10 Reasons You Didn't Get the Job
Tens of hours (maybe hundreds) into talking, discovering, pitching, persuading, and pouring your heart and soul into bidding for the project of the year (or project that's good enough) and... you lost. Perhaps even to the new guy or a home contracting company that doesn't even normally do this kind of job.
Ever heard the expression that potential customers don't look for reason to buy from you - they look for reasons to not buy from you? Well, in today's buyer's world, this is exactly the case, almost 100% of the time.
Now you could've lost the bid because the world just sent you bad luck that day. Or it's because of one of the reasons in this handy list. If anything here sounds familiar, take action now to win the next job opportunity!
- You didn't connect with the homeowner. In an industry in which high quality home improvement jobs are well over $20,000, your prospect isn't going to choose you just because they know you'll build it perfect. They're going to have to deal with you and your company for weeks - maybe even longer! They want to make sure you won't make their life hell. Connect with them using your personality. But most importantly, connect with them with your website. They'll visit it at least once a week starting 3 months before they call and during the entire sales process. Let them read content that resonates and connects.
- You didn't connect with the homeowner's family. Okay, the homeowner, or your prospect, is a key individual (or two) that you need to connect with. But... just like in your company, there are decision makers that sit behind the scenes. This could include kids or the spouse. Your job is to sell to them as much as you sell to the obvious buyer. The trouble here is that you likely will never speak to them. Again, your website is key here. Allow it to connect with everyone. Another important way - make sure to ask enough questions to the homeowner in the beginning (e.g. who lives here, what do they want, etc.) Related: 10 Things to Ask Your Prospect on the First Call
- You don't have any reviews on your social media account. Don't be nervous about asking for reviews because you think you might get a bad one. Reality check: bad ones will happen. But you need 99 amazing ones to makeup for that bad one. You should be taking every opportunity possible to get your past clients to write a great review for you. Ask while you're on the job. Send email campaigns. Offer rewards. Endless! Take this free 20 minute a day email course to learn how to get more from your finished projects.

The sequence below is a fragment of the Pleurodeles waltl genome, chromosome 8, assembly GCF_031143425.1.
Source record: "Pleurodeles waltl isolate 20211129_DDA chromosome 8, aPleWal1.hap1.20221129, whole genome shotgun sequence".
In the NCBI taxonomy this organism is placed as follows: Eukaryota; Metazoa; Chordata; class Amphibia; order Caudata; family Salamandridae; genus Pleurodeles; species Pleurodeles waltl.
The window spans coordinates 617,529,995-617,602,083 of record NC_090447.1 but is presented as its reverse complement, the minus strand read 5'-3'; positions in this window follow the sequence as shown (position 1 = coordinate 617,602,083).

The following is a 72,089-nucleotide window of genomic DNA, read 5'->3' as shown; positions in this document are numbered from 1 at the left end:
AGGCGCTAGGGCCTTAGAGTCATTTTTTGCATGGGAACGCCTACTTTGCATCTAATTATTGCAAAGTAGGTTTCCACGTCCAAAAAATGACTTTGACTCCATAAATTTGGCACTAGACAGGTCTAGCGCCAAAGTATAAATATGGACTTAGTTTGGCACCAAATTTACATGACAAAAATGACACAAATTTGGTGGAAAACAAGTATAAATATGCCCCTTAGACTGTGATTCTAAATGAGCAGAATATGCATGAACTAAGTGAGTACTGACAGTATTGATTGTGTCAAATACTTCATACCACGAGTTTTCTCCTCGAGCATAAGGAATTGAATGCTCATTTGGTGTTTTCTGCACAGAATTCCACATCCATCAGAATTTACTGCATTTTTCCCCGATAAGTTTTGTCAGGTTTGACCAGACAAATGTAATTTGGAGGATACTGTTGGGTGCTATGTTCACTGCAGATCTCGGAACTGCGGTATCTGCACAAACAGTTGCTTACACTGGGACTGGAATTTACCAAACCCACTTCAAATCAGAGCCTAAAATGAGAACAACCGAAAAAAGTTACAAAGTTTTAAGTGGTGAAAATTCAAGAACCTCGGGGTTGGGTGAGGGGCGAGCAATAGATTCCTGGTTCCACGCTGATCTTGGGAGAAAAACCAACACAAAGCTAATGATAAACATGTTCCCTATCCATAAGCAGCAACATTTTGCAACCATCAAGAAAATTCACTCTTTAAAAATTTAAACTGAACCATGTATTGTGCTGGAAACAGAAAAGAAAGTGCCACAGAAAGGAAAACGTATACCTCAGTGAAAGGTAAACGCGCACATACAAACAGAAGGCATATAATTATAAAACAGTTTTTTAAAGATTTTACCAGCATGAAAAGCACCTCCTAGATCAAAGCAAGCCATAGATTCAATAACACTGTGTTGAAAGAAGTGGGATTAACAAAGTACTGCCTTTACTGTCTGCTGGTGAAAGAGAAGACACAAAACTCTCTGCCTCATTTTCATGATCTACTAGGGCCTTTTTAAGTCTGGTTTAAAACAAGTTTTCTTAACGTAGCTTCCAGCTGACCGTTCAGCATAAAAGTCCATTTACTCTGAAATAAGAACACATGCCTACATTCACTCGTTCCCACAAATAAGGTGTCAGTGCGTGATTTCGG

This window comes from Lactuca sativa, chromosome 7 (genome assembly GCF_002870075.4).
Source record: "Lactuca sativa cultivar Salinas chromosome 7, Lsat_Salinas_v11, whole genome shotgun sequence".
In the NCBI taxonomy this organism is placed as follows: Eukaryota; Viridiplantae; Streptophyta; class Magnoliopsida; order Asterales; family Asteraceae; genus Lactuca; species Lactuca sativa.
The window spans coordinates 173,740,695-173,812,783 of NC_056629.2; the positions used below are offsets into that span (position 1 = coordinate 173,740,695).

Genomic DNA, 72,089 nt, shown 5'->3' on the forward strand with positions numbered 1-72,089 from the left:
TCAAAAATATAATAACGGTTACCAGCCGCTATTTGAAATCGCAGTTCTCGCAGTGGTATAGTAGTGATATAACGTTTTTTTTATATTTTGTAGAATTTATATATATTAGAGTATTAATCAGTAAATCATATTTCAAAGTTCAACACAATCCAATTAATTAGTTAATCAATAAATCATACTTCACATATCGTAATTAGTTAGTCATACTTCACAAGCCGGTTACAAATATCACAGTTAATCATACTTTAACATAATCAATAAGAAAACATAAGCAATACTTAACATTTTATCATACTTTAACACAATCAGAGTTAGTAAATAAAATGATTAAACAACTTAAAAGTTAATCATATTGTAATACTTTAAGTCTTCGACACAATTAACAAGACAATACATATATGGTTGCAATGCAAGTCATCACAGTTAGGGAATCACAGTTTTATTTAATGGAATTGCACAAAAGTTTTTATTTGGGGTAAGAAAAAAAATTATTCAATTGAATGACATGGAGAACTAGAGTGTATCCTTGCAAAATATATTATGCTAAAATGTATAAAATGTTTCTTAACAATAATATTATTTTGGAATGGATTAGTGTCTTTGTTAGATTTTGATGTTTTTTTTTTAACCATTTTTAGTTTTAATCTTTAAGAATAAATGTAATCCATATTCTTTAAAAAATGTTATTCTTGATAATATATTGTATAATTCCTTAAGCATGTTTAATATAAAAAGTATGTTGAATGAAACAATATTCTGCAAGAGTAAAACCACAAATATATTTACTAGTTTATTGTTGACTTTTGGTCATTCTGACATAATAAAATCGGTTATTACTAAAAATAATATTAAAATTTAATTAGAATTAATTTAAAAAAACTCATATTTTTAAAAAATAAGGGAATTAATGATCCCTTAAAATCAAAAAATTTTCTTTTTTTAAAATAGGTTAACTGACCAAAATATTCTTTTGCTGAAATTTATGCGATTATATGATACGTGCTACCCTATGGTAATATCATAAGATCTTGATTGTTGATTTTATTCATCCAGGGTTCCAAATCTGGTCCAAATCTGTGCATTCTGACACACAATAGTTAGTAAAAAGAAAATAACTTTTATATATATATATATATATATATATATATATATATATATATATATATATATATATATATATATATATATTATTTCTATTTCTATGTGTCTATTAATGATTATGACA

- You took too long to respond in between communications. The first one gets the worm - and this means you have to be the first one, every single time. In your landscaping, construction, anything-home-improvement, it's a competitive world. Be the first to answer a one-off question. Be the first to call back. Be the first for every single thing. Your target, previous, and current clients deserve your urgency.
- You were used as a bargaining chip for the winner's bid. Your prospect met your competitor first - likely because when she first starting searching for solutions to her problems online, your competitor did better with his blogging (content that answered her or his questions). And therefore gained credibility and connection first. The chip to play here: get in the offense next time.
- Your company didn't have a professional website. Your work is good enough - maybe amazing. The referral for your prospect spoke highly of you. Everything was going well. Your website, however, hasn't been updated in five years. This screams you don't care about your image. Reality check again: This is a visual industry, high cost industry. Details count. Even if your website has been redesigned more recently. What does it communicate? A fresh, professional, high quality business? What do the images look like and how does the content read?
- You didn't convey your expertise in this space. Blogging, blogging, and blogging. Are you an expert in what you're selling? Your prospect will constantly be doing homework on you - well after you talked to her on the phone or in person about how well you know home remodeling (as an example). But they'll be doing their checking - your website, your blog, is where they'll go. Give them something to look at and something to continue selling them.
- You didn't ask enough questions. What makes a pitch perfect? Questions. Questions prior to the pitch. At the end of the pitch, there really shouldn't be questions about what is being offered. Maybe how, but not what. The right questions (asked by you), well before the pitch helps you prepare a presentation filled with your prospects answers to their questions. Filled with benefits...so that it makes clear this bid is perfect for them.
- You were inconsistent. Your website stated x, you mentioned y. Then your receptionist mentioned b. There is no way that a $200k job will be awarded to you if there is any doubt whatsoever in your word, work, or company. And yes, if it's on your site - "your company said it." Your receptionist, whatever she or he said, "your company said." Make sure everyone and everything says and means the same thing, every single time. Here is a related post on using quickbooks as your contact relationship management system (CRM).
- You were under priced. Yes, under priced. You priced your job so low that the prospect thought you were going to take too many shortcuts in the execution.